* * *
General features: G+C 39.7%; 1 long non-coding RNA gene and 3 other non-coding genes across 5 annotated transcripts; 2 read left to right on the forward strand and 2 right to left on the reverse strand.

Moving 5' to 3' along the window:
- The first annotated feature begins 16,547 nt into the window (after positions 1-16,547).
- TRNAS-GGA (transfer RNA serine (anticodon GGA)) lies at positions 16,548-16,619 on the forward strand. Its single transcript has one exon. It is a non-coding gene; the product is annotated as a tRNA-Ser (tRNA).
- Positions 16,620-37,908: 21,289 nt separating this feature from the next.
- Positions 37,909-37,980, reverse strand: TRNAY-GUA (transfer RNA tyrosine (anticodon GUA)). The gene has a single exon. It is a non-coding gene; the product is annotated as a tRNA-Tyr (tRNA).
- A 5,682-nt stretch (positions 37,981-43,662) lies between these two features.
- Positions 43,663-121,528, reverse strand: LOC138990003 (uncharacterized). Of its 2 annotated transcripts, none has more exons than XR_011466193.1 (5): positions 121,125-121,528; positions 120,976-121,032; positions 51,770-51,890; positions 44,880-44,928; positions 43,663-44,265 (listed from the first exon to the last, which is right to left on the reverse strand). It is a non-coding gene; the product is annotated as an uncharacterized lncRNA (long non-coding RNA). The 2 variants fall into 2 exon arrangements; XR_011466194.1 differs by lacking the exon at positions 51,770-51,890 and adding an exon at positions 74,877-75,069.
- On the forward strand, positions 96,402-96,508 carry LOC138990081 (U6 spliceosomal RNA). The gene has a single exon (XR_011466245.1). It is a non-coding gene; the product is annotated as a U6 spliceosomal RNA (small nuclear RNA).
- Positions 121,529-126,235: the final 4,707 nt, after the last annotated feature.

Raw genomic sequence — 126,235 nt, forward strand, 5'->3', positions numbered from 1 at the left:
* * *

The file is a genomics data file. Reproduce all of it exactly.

General features: G+C 39.7%; 1 long non-coding RNA gene and 3 other non-coding genes across 5 annotated transcripts; 2 read left to right on the forward strand and 2 right to left on the reverse strand.

Moving 5' to 3' along the window:
- The first annotated feature begins 16,547 nt into the window (after positions 1-16,547).
- TRNAS-GGA (transfer RNA serine (anticodon GGA)) lies at positions 16,548-16,619 on the forward strand. Its single transcript has one exon. It is a non-coding gene; the product is annotated as a tRNA-Ser (tRNA).
- Positions 16,620-37,908: 21,289 nt separating this feature from the next.
- Positions 37,909-37,980, reverse strand: TRNAY-GUA (transfer RNA tyrosine (anticodon GUA)). The gene has a single exon. It is a non-coding gene; the product is annotated as a tRNA-Tyr (tRNA).
- A 5,682-nt stretch (positions 37,981-43,662) lies between these two features.
- Positions 43,663-121,528, reverse strand: LOC138990003 (uncharacterized). Of its 2 annotated transcripts, none has more exons than XR_011466193.1 (5): positions 121,125-121,528; positions 120,976-121,032; positions 51,770-51,890; positions 44,880-44,928; positions 43,663-44,265 (listed from the first exon to the last, which is right to left on the reverse strand). It is a non-coding gene; the product is annotated as an uncharacterized lncRNA (long non-coding RNA). The 2 variants fall into 2 exon arrangements; XR_011466194.1 differs by lacking the exon at positions 51,770-51,890 and adding an exon at positions 74,877-75,069.
- On the forward strand, positions 96,402-96,508 carry LOC138990081 (U6 spliceosomal RNA). The gene has a single exon (XR_011466245.1). It is a non-coding gene; the product is annotated as a U6 spliceosomal RNA (small nuclear RNA).
- Positions 121,529-126,235: the final 4,707 nt, after the last annotated feature.

Raw genomic sequence — 126,235 nt, forward strand, 5'->3', positions numbered from 1 at the left: